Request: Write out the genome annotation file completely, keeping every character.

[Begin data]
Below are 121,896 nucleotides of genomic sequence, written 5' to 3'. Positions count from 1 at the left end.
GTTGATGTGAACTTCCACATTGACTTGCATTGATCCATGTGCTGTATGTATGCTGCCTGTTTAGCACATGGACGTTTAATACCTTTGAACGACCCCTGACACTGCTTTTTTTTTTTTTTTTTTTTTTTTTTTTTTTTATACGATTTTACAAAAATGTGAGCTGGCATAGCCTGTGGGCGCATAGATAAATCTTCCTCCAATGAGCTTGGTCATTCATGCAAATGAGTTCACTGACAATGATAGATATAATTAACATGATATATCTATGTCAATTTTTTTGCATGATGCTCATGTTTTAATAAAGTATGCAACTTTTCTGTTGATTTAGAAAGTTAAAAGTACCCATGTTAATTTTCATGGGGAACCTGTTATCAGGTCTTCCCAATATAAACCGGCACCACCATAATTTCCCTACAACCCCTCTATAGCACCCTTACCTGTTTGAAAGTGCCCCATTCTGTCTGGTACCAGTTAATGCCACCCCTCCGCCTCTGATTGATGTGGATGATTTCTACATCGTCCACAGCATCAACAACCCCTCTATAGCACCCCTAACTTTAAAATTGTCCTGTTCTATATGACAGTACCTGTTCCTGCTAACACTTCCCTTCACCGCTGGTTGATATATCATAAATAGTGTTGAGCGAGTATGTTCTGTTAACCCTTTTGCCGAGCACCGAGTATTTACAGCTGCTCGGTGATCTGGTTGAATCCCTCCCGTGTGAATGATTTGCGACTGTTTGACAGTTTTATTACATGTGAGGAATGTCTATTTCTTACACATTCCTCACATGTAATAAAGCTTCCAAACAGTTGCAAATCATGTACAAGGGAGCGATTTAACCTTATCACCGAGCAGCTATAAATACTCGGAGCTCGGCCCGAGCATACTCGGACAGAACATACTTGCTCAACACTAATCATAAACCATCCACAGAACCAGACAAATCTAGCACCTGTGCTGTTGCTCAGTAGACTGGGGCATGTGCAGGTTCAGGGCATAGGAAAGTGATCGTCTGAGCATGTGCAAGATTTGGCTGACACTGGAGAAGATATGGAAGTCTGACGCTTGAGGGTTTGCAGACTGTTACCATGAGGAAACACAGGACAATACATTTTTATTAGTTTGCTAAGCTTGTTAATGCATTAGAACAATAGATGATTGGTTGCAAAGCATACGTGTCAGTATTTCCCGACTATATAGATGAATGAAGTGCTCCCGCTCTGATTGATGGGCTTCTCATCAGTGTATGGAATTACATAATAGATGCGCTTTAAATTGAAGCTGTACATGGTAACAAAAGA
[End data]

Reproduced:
Below are 121,896 nucleotides of genomic sequence, written 5' to 3'. Positions count from 1 at the left end.
GTTGATGTGAACTTCCACATTGACTTGCATTGATCCATGTGCTGTATGTATGCTGCCTGTTTAGCACATGGACGTTTAATACCTTTGAACGACCCCTGACACTGCTTTTTTTTTTTTTTTTTTTTTTTTTTTTTTTTATACGATTTTACAAAAATGTGAGCTGGCATAGCCTGTGGGCGCATAGATAAATCTTCCTCCAATGAGCTTGGTCATTCATGCAAATGAGTTCACTGACAATGATAGATATAATTAACATGATATATCTATGTCAATTTTTTTGCATGATGCTCATGTTTTAATAAAGTATGCAACTTTTCTGTTGATTTAGAAAGTTAAAAGTACCCATGTTAATTTTCATGGGGAACCTGTTATCAGGTCTTCCCAATATAAACCGGCACCACCATAATTTCCCTACAACCCCTCTATAGCACCCTTACCTGTTTGAAAGTGCCCCATTCTGTCTGGTACCAGTTAATGCCACCCCTCCGCCTCTGATTGATGTGGATGATTTCTACATCGTCCACAGCATCAACAACCCCTCTATAGCACCCCTAACTTTAAAATTGTCCTGTTCTATATGACAGTACCTGTTCCTGCTAACACTTCCCTTCACCGCTGGTTGATATATCATAAATAGTGTTGAGCGAGTATGTTCTGTTAACCCTTTTGCCGAGCACCGAGTATTTACAGCTGCTCGGTGATCTGGTTGAATCCCTCCCGTGTGAATGATTTGCGACTGTTTGACAGTTTTATTACATGTGAGGAATGTCTATTTCTTACACATTCCTCACATGTAATAAAGCTTCCAAACAGTTGCAAATCATGTACAAGGGAGCGATTTAACCTTATCACCGAGCAGCTATAAATACTCGGAGCTCGGCCCGAGCATACTCGGACAGAACATACTTGCTCAACACTAATCATAAACCATCCACAGAACCAGACAAATCTAGCACCTGTGCTGTTGCTCAGTAGACTGGGGCATGTGCAGGTTCAGGGCATAGGAAAGTGATCGTCTGAGCATGTGCAAGATTTGGCTGACACTGGAGAAGATATGGAAGTCTGACGCTTGAGGGTTTGCAGACTGTTACCATGAGGAAACACAGGACAATACATTTTTATTAGTTTGCTAAGCTTGTTAATGCATTAGAACAATAGATGATTGGTTGCAAAGCATACGTGTCAGTATTTCCCGACTATATAGATGAATGAAGTGCTCCCGCTCTGATTGATGGGCTTCTCATCAGTGTATGGAATTACATAATAGATGCGCTTTAAATTGAAGCTGTACATGGTAACAAAAGA